When can a token not be a token?: Indirectly legitimizing status discrimination through language
In his book “Discourse and Social Change” (1992) Norman Fairclough writes, “Discourse practices contribute to reproducing society as it is—explaining what is going on as well as transforming it.” He repeatedly emphasizes that as a foundational thought in sociolinguistics, language, is not just a tool we use to represent the world but it is fundamental in “constituting and constructing the world in meaning” (Fairclough, 1992).
How often have you heard of the term “minority” categorizing people around you, (perhaps even you yourself) in everyday discourse? Even official government websites have lists for “minority members of Congress”—such as African Americans, Asian Americans, and Hispanics. I am considered a minority myself given my ethnic immigrant background, however, sometimes others label me as one of “majority whites” in America because of how I look. I dislike both labels to describe me in the context of this society. (Yes, even if I am part of a majority).
Today, the discourse common in our American life associates majority with being advantaged and minority with being disadvantaged. Psychological studies contend that those who attain social success and are presumably a member of the disadvantaged minority are false indicators of the status of their fellow minority peers. Wright, Taylor and Moghaddam (1990, 1998), term this phenomena “Tokenism.” I question the value of labels as applied in our every day life: the constructions affected by using the group label “disadvantaged” or “advantaged”. (Ironically, the same psychologists mentioned above claim that the self-fulfilling prophecy labels impact their subjects as they both restrict and/or empower the subject of categorization.)
So, should one believe in the salience of tokens; that the president of the United States, being African-American, is not indicative of fair sociopolitical opportunities for all African-Americans? If this is true, then Justice Sotomayor is also a token anomaly for Latino social mobility in America. What about Farvardin, the Iranian-born “minority immigrant” provost of the University of Maryland? Sergey Brin, the Russian-born American founder of Google? Secretary Condelezza Rice, a member of the minority group “African American”? Doris Matsui, an “Asian-American minority” Congresswoman, “Hispanic minority” Congresswoman Loretta Sanchez or the “Arab-American minority” Lebanese Ralph Nader?
Can these examples of American success ever cease to be considered anomalies, tokens or essentially “flukes” of the socio-political structures we have in place? I believe that by declaring these examples as tokens, we are inadvertently “constituting and constructing” (Fairclough, 1992) a disadvantaged world for their peers — the so-called “minorities.” If I, say a Russian immigrant to the U.S., identify Sergey Brin (the Russian-American founder of Google), as a token example of opportunities for Russian immigrants in America, I am preemptively placing myself in a disadvantaged category. When I think of Brin as a token, then I am assuming that the same America available to him will not be available to me, so my psyche believes that I will remain a disadvantaged American forever. However, should I look at Brin, and identify him as an example of the potential I, too, have in America, then I am shedding the fetters of “minority” or “disadvantaged”; that enables me to begin “constituting and constructing” my success–and advantaged future.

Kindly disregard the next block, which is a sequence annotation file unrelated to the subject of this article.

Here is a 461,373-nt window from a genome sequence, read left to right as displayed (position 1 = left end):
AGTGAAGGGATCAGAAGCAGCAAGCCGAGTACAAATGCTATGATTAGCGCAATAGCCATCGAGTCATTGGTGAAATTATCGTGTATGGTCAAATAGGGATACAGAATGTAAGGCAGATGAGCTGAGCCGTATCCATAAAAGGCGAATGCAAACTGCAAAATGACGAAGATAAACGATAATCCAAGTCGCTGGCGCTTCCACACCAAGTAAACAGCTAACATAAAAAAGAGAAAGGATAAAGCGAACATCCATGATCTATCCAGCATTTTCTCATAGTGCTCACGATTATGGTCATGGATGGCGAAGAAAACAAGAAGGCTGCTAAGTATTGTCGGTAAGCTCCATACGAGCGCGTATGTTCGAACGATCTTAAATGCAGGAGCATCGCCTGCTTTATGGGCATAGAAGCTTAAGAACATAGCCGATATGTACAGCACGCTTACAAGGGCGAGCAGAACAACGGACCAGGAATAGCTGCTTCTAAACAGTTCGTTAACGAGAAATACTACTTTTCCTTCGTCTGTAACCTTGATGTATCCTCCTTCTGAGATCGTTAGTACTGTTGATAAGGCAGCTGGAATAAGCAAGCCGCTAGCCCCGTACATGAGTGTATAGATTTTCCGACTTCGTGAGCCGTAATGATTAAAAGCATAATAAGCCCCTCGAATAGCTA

I am not declaring America to be the flawless model for fair social mobility. I am, however, proposing a massive overhaul of the use of the terms “minority” or “minority status”. I believe that the perception of being in the minority, itself, is the greater cause for disadvantage in any sociopolitical system. In fact, the mere use of these terms in speeches, legislation, website language, etc. is enforcing the very walls such boundaries create.
I am not blind to socioeconomic realities in statistics of a population, nor am I submitting to the notion that “the system” is perfect as is — but I do take issue with the initial perception that there are minority and majority labels that often translate into disadvantaged and advantaged groups in society. The first step toward any action to improve our own social mobility or even the systems in place is to eliminate the fetters of our own perception and as such the perceived categories we are placed in by others. If we want to be seen as the “color of water” then we must be the first to see ourselves as such.
I Am America
In The Conference of the Birds, an epic poem, Attar follows the conference of birds who are looking for their ideal king–named Simurgh. In their quest to reach Simurgh, the birds come to find that they themselves are the Simurgh. As though reflected in a mirror, the thirty (“si” in Persian) birds (“murgh” in Persian) are The Simurgh–ideal king.